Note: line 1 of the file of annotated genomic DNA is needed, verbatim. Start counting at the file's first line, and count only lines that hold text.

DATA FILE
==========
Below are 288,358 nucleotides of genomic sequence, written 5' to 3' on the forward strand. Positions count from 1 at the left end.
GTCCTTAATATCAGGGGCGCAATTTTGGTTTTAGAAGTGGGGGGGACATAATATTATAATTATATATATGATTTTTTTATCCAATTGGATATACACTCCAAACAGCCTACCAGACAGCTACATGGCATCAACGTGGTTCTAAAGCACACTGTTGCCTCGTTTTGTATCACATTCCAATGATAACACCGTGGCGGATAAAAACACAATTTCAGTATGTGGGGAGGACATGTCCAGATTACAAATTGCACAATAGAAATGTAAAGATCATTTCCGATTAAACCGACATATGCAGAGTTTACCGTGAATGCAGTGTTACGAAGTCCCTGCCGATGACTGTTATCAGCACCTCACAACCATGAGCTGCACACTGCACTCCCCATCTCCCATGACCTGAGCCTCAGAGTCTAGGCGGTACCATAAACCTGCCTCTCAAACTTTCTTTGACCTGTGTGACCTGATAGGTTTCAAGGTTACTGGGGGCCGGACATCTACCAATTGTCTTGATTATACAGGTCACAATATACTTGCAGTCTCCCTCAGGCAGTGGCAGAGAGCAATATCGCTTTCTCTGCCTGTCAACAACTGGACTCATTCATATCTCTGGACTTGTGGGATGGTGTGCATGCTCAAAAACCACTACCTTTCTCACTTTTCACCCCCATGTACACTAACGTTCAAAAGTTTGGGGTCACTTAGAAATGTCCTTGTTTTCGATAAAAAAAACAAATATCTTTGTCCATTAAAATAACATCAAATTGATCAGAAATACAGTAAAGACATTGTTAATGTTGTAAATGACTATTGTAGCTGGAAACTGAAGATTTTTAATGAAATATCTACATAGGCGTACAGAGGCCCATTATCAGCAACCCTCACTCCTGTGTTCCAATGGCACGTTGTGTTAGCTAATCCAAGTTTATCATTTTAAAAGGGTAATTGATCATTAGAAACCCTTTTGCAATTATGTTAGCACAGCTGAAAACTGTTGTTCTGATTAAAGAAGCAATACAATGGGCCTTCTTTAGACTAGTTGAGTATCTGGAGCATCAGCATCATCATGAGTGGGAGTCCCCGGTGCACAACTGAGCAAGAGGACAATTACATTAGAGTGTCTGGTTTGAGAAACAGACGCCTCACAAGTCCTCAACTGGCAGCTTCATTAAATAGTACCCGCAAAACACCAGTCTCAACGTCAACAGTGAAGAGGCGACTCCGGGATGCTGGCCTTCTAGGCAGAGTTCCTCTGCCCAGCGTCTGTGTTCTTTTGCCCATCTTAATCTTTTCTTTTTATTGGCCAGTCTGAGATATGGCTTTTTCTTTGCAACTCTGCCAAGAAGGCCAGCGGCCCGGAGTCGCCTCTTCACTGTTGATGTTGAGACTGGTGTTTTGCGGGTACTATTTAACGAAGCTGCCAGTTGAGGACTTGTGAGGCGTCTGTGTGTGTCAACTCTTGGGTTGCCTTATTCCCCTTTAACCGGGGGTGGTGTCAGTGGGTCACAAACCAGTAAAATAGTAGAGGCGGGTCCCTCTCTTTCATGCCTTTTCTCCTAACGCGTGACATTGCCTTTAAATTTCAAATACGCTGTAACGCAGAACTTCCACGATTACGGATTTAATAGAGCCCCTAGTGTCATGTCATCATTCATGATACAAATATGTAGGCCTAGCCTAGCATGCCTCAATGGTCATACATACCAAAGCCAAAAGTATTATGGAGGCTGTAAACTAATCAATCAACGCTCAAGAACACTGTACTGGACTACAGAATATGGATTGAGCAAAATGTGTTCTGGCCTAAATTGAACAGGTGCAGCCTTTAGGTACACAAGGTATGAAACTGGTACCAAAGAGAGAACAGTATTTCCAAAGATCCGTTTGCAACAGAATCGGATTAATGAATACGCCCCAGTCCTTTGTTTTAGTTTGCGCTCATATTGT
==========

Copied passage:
Below are 288,358 nucleotides of genomic sequence, written 5' to 3' on the forward strand. Positions count from 1 at the left end.